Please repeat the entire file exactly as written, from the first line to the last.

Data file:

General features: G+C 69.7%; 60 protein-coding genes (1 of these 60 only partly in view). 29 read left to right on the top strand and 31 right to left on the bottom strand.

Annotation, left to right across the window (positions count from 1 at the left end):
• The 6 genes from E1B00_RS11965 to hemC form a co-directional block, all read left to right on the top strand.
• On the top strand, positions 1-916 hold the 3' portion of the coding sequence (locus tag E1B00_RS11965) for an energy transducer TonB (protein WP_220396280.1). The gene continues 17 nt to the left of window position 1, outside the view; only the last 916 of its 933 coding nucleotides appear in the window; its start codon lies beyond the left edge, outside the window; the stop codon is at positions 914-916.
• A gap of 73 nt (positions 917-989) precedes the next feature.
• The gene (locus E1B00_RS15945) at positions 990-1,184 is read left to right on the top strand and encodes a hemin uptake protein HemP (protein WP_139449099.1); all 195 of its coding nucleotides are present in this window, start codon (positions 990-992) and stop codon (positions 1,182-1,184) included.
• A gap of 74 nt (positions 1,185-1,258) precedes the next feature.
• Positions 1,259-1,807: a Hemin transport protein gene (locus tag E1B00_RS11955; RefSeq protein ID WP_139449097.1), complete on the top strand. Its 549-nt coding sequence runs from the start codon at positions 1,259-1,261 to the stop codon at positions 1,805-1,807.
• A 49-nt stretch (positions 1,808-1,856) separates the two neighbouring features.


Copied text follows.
General features: G+C 69.7%; 60 protein-coding genes (1 of these 60 only partly in view). 29 read left to right on the top strand and 31 right to left on the bottom strand.

Annotation, left to right across the window (positions count from 1 at the left end):
• The 6 genes from E1B00_RS11965 to hemC form a co-directional block, all read left to right on the top strand.
• On the top strand, positions 1-916 hold the 3' portion of the coding sequence (locus tag E1B00_RS11965) for an energy transducer TonB (protein WP_220396280.1). The gene continues 17 nt to the left of window position 1, outside the view; only the last 916 of its 933 coding nucleotides appear in the window; its start codon lies beyond the left edge, outside the window; the stop codon is at positions 914-916.
• A gap of 73 nt (positions 917-989) precedes the next feature.
• The gene (locus E1B00_RS15945) at positions 990-1,184 is read left to right on the top strand and encodes a hemin uptake protein HemP (protein WP_139449099.1); all 195 of its coding nucleotides are present in this window, start codon (positions 990-992) and stop codon (positions 1,182-1,184) included.
• A gap of 74 nt (positions 1,185-1,258) precedes the next feature.
• Positions 1,259-1,807: a Hemin transport protein gene (locus tag E1B00_RS11955; RefSeq protein ID WP_139449097.1), complete on the top strand. Its 549-nt coding sequence runs from the start codon at positions 1,259-1,261 to the stop codon at positions 1,805-1,807.
• A 49-nt stretch (positions 1,808-1,856) separates the two neighbouring features.